Meeting in Positano: A Novel

Image of Meeting in Positano: A Novel
Release Date: 
May 11, 2021
Other Press
Reviewed by: 

Meeting in Positano: A Novel by Goliarda Sapienza (1924–1996) is a disorienting experience for anyone who likes their fact and fiction to be distinct genres. Although it is inscribed very clearly on the cover as “A Novel,” it is perhaps better to think of it as a work of auto-fiction or memoir.

The narrator of the story is Sapienza herself, and her interlocutor throughout, “Princess” Erica, is based directly on a friend of a different name who also committed suicide. At the close of one of her long disclosures about her life Erica says to the then reluctant Sapienza, “Maybe with time, in twenty or thirty years you’ll write about me. Wherever I’ll be then.”

A detailed Afterword written by Sapienza’s husband and an elaborate timeline of key life events beginning with the birth of Sapienza’s mother further enhance the impression that this is more about fact than fiction.

Perhaps the most compelling and memorable character is the setting for this drama, namely the seaside village of Positano on the Amalfi coast with its extreme terrain and weather events, encapsulated in the phrase “the whitewater rapids” of Positano’s stairways in the rain.

Sapienza visited many times and regarded the village as a spiritual retreat. Her initial visit to Positano in reality as in the book was in the 1950s in connection with a film she was working on, though the book itself was not finalized until 1984 and was never published in her lifetime.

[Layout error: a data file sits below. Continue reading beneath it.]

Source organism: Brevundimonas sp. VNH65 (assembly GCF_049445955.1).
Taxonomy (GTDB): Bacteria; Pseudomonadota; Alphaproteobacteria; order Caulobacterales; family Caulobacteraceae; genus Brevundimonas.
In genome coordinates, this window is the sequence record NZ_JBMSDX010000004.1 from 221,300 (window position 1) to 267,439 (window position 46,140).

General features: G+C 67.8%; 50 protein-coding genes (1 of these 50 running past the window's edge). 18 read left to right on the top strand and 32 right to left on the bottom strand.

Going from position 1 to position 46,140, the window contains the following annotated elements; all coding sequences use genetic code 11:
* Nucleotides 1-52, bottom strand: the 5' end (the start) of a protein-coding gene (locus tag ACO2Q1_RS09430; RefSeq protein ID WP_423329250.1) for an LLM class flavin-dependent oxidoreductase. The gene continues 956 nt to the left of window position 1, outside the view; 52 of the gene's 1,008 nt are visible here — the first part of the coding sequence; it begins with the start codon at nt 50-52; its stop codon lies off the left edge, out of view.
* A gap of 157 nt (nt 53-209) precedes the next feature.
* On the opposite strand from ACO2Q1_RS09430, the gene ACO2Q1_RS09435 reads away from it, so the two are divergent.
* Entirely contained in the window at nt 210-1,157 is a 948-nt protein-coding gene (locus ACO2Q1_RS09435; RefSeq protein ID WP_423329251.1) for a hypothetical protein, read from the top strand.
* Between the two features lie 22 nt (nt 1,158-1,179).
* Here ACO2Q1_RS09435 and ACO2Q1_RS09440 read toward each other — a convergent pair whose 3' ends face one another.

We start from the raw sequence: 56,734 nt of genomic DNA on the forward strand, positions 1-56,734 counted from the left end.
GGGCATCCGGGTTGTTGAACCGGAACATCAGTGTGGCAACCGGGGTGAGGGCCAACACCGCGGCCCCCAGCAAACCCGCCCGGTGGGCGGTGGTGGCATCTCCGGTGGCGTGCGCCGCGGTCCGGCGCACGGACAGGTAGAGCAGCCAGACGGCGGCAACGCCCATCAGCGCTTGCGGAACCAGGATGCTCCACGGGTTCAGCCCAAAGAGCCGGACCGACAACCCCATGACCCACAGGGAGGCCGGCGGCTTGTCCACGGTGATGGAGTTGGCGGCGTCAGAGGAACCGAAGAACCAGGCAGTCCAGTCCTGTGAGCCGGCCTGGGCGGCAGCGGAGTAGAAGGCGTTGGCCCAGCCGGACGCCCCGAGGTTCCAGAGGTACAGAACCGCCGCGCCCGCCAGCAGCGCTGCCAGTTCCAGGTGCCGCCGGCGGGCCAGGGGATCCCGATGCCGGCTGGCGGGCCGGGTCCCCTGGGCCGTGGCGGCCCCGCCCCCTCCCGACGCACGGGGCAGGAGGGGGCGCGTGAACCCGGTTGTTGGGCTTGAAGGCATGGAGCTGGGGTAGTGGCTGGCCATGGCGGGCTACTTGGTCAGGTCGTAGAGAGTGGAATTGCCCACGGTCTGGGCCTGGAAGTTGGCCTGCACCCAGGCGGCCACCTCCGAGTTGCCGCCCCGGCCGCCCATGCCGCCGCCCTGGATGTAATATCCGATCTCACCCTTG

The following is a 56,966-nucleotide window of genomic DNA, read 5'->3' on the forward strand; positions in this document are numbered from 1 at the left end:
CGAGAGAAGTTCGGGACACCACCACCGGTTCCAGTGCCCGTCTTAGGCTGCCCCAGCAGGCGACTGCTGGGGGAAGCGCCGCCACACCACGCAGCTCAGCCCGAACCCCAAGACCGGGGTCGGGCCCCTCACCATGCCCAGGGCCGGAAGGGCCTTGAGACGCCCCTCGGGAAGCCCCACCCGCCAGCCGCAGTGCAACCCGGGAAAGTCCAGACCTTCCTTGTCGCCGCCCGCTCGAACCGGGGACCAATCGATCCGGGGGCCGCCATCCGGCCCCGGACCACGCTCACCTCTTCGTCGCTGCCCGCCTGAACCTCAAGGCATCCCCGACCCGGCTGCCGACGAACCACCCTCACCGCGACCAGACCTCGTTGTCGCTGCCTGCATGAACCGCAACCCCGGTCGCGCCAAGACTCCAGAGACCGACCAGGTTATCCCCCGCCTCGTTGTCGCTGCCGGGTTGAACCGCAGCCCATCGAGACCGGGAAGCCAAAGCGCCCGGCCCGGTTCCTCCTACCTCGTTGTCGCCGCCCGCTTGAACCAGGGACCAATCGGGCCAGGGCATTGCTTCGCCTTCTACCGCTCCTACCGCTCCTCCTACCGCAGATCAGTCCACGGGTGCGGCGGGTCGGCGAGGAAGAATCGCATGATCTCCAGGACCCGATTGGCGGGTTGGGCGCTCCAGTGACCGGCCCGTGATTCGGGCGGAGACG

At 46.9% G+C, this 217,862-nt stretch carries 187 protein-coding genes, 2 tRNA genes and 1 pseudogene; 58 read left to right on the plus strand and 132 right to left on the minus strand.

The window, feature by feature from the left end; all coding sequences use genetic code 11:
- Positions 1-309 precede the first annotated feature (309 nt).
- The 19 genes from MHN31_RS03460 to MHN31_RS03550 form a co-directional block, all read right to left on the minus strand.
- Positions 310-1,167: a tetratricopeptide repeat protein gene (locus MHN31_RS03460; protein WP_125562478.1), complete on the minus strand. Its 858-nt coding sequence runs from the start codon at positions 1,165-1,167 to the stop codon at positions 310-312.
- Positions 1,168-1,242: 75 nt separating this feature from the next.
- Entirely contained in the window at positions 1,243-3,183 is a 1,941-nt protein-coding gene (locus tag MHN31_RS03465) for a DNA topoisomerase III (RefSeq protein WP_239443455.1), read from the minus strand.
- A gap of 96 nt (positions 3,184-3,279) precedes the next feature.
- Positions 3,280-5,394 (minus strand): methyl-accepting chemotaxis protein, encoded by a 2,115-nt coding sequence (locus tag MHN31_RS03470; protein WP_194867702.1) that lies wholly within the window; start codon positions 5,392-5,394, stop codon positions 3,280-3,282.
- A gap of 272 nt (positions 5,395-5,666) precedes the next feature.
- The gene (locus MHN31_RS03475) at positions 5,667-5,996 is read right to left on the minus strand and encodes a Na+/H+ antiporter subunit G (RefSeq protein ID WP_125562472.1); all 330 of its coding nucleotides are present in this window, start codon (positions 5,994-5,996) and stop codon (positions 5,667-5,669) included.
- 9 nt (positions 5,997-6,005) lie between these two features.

For Sapienza (nicknamed Iuzza) it is a case of infatuation at first sight with the woman the villagers call “the Princess.” This develops into a mutual but not sexual intimacy. The substance of the book is provided by conversations, confessions, reminiscences that take place, between the two women, dominated by Erica’s recollections of her childhood, her sisters, her relationships with her father and her husbands.

Other village characters come and go and are not for the most part developed in any detail, other than that most of them seem to be good-looking; Nicola; Giacomino (father and son); Irma & Edna (American or Australian); Nunziatta, the faithful housekeeper, come and go in the narrative. This cast is enlarged from time to time by some passing figures from Sapienza’s work or home life in Rome.

The two women met on the island over what seems to be a 30-year period with sometimes gaps of several years between their meetings that did not spoil their old intimacy despite occasional stand-offs, often marked by Erica asking Iuzza to grow up and give up her childish nickname and personality.

This is a “novel” of atmosphere characterized by movement forward and backward through time and space, dominated by Erica’s reminiscences interspersed with real-time events, which get re-interpreted by the villagers to suit their self-image, and to preserve their image of their princess. Perhaps this reflects Sapienza’s own ambivalence about this narrative?

It is the trance-like state of Positano, transformed in reality to an overcrowded tourist destination that Erica and Iuzza would have hated, that lingers in the mind after reading.